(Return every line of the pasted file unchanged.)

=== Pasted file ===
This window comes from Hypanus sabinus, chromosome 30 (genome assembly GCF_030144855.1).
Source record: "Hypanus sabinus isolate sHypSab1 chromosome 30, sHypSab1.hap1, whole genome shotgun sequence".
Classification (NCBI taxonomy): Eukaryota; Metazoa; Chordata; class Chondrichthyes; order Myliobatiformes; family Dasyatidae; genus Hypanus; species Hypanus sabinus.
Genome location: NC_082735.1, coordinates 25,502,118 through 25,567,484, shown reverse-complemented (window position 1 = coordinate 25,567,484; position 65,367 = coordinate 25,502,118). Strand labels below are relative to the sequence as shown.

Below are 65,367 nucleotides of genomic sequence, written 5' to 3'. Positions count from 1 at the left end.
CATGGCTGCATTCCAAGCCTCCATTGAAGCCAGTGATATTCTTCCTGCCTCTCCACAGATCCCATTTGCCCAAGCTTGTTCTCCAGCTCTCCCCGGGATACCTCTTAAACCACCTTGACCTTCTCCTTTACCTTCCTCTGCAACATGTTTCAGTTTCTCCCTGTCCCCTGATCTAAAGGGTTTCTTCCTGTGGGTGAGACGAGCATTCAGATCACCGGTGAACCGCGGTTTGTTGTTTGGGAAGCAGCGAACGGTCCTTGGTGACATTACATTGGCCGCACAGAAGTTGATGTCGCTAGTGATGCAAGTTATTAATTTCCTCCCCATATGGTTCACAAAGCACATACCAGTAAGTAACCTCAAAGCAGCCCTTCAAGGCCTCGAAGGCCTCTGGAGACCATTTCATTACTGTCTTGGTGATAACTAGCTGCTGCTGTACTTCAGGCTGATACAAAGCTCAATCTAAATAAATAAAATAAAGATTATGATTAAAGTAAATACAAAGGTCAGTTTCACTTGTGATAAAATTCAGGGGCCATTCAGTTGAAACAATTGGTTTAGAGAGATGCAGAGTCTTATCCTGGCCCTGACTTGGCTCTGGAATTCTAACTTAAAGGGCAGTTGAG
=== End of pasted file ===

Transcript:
This window comes from Hypanus sabinus, chromosome 30 (genome assembly GCF_030144855.1).
Source record: "Hypanus sabinus isolate sHypSab1 chromosome 30, sHypSab1.hap1, whole genome shotgun sequence".
Classification (NCBI taxonomy): Eukaryota; Metazoa; Chordata; class Chondrichthyes; order Myliobatiformes; family Dasyatidae; genus Hypanus; species Hypanus sabinus.
Genome location: NC_082735.1, coordinates 25,502,118 through 25,567,484, shown reverse-complemented (window position 1 = coordinate 25,567,484; position 65,367 = coordinate 25,502,118). Strand labels below are relative to the sequence as shown.

Below are 65,367 nucleotides of genomic sequence, written 5' to 3'. Positions count from 1 at the left end.
CATGGCTGCATTCCAAGCCTCCATTGAAGCCAGTGATATTCTTCCTGCCTCTCCACAGATCCCATTTGCCCAAGCTTGTTCTCCAGCTCTCCCCGGGATACCTCTTAAACCACCTTGACCTTCTCCTTTACCTTCCTCTGCAACATGTTTCAGTTTCTCCCTGTCCCCTGATCTAAAGGGTTTCTTCCTGTGGGTGAGACGAGCATTCAGATCACCGGTGAACCGCGGTTTGTTGTTTGGGAAGCAGCGAACGGTCCTTGGTGACATTACATTGGCCGCACAGAAGTTGATGTCGCTAGTGATGCAAGTTATTAATTTCCTCCCCATATGGTTCACAAAGCACATACCAGTAAGTAACCTCAAAGCAGCCCTTCAAGGCCTCGAAGGCCTCTGGAGACCATTTCATTACTGTCTTGGTGATAACTAGCTGCTGCTGTACTTCAGGCTGATACAAAGCTCAATCTAAATAAATAAAATAAAGATTATGATTAAAGTAAATACAAAGGTCAGTTTCACTTGTGATAAAATTCAGGGGCCATTCAGTTGAAACAATTGGTTTAGAGAGATGCAGAGTCTTATCCTGGCCCTGACTTGGCTCTGGAATTCTAACTTAAAGGGCAGTTGAG